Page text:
So this understanding of community leads to what I think is important in a society that we’re often told has become more fragmented than ever before.  Domingues suggests that it’s the very individualism that gets in the way of coming together, or at least of knowing where we are together.  He argues for “subjective collectivity.”  In the same way that individuals affect the social and are affected by the social, so too do collectives influence other collectives and can be affected by them.  To understand how these collectivities come about, Domingues turns to Aristotle’s four causes.  Now, because our focus on Aristotle tends to be less about his Physics and more about his Rhetoric, we come to the four causes in rhetoric and comp by way of Kenneth Burke, the degree to which he incorporates the four causes within the scholastic questions to arrive at the pentad (Grammar 228), to which Ann Berthoff applies the four causes in Forming, Thinking, Writing to a lesson on how to create definitions.  These applications make sense, of course, but Aristotle’s aim was to get at the “why” of things, where “cause” would be better translated to “because”; that is, Aristotle’s four causes are the four explanations of why things are or how they come to be.  Now I belabor this explanation because to get at Domingues’s “collective subjectivity” one must first work through “collective causality” (and why we’re going through any of this theorizing will soon become clear).

Individuals are psychologically complex, affected by all sorts of stuff in the mind, some of which we are conscious, some not.  Our subjectivity is necessarily decentered.  There is no central, centered, “I” that we can tap.  That is no less true for collectives. The collective subject is also decentered; that is, the collectivity may not be able to recognize itself, undergoing a different kind of decentering than individuals undergo.  Like the psyche, “previous patterns of interaction and institutions, shared symbolic systems (although they are always idiosyncratically absorbed by actors), in short shared memories are an important influence upon actors [within a collective] and furnish patterns for their behavior” (Collective Subjectivity 42).  The decentering of the collective is what Domingues terms a conditioning causality, akin to Aristotle’s formal cause, because it constitutes a pattern (Collective Subjectivity 42).  That is, when the collective acts, engages in an active causality, that activity is a transformed version of Aristotle’s “final cause.”  The act itself becomes the goal.  Black Lives Matter might march to make a point, but it is the visibility of the march that is the immediate goal.  “Illegal aliens” who nevertheless make their presence known seek to highlight the need for immigration reform.  The change in the current conditions might be the long-term goal, but the immediate purpose (or motive, in Burke’s term) is in the visibility itself.  And for a collective subjectivity to be realized, the collective must share memories.  It is the shared memories, then, that help to establish the genre of a movement, the pattern or form—a conditioning causality “decisively contributing to shape social life” (Collective Subjectivity 42).  In between these two causalities—the goal and the memories—there is, according to Domingues, collective causality.  Just as in individual subjectivities there are unforeseen consequences and thereby a decentering, collectives must have different ways of centering, a more ambiguous or even amorphous intentionality.  They are multilayered interactions, though the greater the identity and organization of a system, the greater the centering.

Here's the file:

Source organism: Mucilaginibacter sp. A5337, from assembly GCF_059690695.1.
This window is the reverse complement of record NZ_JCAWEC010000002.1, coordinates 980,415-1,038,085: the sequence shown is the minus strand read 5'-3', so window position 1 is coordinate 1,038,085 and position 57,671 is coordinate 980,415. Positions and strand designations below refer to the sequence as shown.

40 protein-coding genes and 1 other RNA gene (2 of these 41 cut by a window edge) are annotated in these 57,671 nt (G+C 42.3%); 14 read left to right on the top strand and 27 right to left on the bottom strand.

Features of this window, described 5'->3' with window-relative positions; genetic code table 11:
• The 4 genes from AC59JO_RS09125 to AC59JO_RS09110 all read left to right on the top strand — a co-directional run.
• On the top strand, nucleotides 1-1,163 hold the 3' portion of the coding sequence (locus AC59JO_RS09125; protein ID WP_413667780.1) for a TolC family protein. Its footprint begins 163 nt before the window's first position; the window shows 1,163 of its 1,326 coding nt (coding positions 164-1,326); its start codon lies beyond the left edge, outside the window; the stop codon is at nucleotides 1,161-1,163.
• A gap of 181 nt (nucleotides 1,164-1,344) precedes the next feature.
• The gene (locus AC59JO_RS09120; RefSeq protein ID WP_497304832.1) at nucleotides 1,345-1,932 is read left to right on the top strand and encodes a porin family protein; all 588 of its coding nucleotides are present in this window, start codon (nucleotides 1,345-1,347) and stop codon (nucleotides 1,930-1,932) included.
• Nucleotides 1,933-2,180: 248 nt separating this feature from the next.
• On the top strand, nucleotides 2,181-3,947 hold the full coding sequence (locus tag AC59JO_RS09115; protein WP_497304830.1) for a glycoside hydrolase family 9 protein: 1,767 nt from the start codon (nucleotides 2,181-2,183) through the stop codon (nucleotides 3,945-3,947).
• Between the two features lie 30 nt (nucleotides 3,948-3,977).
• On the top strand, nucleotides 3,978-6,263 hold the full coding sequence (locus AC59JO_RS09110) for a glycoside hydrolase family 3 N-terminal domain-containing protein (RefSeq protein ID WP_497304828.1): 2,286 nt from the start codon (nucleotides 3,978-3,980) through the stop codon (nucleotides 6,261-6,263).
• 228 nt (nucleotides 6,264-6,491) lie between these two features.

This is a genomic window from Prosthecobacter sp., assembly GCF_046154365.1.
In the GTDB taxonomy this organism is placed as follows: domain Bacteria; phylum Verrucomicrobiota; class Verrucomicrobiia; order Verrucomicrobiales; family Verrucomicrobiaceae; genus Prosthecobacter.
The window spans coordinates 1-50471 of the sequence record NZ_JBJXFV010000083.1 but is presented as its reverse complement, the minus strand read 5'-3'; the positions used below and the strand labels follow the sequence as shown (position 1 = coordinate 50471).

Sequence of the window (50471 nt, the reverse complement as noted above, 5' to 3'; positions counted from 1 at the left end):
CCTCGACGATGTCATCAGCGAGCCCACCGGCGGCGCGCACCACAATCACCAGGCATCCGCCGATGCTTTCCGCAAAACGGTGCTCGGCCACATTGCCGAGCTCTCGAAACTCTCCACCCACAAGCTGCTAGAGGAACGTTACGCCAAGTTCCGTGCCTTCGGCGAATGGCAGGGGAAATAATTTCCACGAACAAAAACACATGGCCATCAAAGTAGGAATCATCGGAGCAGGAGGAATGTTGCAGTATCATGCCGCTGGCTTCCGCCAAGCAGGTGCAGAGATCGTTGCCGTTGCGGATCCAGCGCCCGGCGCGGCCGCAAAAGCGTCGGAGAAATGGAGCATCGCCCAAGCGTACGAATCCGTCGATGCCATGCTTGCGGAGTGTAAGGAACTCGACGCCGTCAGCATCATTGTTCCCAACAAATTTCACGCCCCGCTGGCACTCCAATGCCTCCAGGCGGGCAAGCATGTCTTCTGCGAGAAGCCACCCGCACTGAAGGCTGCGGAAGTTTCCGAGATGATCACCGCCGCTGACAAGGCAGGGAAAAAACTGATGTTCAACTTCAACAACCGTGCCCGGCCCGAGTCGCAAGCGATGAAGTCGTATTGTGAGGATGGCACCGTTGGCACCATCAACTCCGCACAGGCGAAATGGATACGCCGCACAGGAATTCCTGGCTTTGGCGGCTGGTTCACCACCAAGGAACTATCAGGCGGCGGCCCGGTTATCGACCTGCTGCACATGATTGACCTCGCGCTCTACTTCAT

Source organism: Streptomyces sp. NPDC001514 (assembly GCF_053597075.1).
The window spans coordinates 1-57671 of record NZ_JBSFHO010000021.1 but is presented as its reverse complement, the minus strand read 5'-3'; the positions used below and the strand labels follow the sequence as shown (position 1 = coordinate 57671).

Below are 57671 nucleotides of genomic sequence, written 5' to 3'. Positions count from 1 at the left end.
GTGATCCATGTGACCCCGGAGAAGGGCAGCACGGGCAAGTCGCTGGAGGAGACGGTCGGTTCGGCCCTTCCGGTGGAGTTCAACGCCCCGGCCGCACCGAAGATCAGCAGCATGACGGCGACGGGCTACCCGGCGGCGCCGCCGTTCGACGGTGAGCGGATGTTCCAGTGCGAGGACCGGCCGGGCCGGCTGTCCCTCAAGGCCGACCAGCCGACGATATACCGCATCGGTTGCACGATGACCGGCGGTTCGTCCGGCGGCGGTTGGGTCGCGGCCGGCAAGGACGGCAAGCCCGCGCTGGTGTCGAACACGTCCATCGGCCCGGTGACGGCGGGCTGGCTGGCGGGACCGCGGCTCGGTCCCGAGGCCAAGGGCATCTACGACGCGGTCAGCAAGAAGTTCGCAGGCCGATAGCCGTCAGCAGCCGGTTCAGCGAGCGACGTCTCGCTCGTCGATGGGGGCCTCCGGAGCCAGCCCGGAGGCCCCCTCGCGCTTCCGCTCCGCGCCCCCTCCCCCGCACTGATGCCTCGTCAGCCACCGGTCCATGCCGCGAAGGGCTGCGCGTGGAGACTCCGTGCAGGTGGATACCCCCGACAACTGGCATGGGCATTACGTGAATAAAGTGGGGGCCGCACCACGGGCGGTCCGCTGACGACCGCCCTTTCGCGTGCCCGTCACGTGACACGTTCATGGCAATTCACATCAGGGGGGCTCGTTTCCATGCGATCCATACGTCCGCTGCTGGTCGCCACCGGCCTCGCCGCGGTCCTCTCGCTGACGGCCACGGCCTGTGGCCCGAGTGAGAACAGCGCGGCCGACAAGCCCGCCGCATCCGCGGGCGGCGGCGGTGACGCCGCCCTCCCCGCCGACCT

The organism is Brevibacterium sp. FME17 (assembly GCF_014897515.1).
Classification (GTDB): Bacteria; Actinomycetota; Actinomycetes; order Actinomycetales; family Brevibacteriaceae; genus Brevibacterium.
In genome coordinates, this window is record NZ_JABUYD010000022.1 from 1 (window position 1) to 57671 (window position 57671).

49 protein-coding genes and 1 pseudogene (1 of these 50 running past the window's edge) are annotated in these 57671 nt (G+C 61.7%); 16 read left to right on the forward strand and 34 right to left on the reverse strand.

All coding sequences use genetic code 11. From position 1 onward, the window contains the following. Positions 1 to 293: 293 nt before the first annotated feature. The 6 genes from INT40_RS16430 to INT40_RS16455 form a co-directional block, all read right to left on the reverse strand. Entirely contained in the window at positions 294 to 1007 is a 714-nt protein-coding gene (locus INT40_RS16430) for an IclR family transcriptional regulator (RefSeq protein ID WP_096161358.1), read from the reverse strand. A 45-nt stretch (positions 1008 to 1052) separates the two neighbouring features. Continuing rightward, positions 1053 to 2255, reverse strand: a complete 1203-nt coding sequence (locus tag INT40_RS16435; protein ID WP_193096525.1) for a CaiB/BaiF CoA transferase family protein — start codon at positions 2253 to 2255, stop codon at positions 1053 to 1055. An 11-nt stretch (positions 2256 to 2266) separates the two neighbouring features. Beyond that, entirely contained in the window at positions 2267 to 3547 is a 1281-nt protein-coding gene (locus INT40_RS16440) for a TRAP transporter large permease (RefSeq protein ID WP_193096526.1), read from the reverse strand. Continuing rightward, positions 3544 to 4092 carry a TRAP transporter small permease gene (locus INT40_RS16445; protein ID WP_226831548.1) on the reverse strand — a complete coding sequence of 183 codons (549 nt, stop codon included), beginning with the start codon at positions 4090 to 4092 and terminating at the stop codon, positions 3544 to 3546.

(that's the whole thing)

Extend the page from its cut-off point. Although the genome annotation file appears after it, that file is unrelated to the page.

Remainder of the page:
Why is all of this theory important?  Because those of us who seek to change the system while working within the system are caught in a bind—the amorality of bureaucracy (guided by rules, giving grades that make for individual competition, say) and the idealism of our work (and I always draw a distinction, sometimes minor, sometimes great, between my work and my job). Graduate students who first come to Freire inevitably ask if they are the oppressed or the oppressor.  And the answer is “Yes.”  Both.  But what if we see ourselves as members of collectives, not neatly balanced but not necessarily opposed?  I am a traditional teacher within the collective that is the university.  I am also a member of the Community of Color.  They’re not intentionally opposed (a difficult matter to explain to folks of color who find themselves the victims of the system; a difficult matter to explain to those in power with good intentions and outrageous ignorance—different subjectivities; difficult when I find myself teaching the Standard and opposing the Standard or arguing that Spanish is no less the language of the oppressor than English, just different oppressors historically).  But there are possibilities within the decentered subjectivities of the collectivities of which we are a part.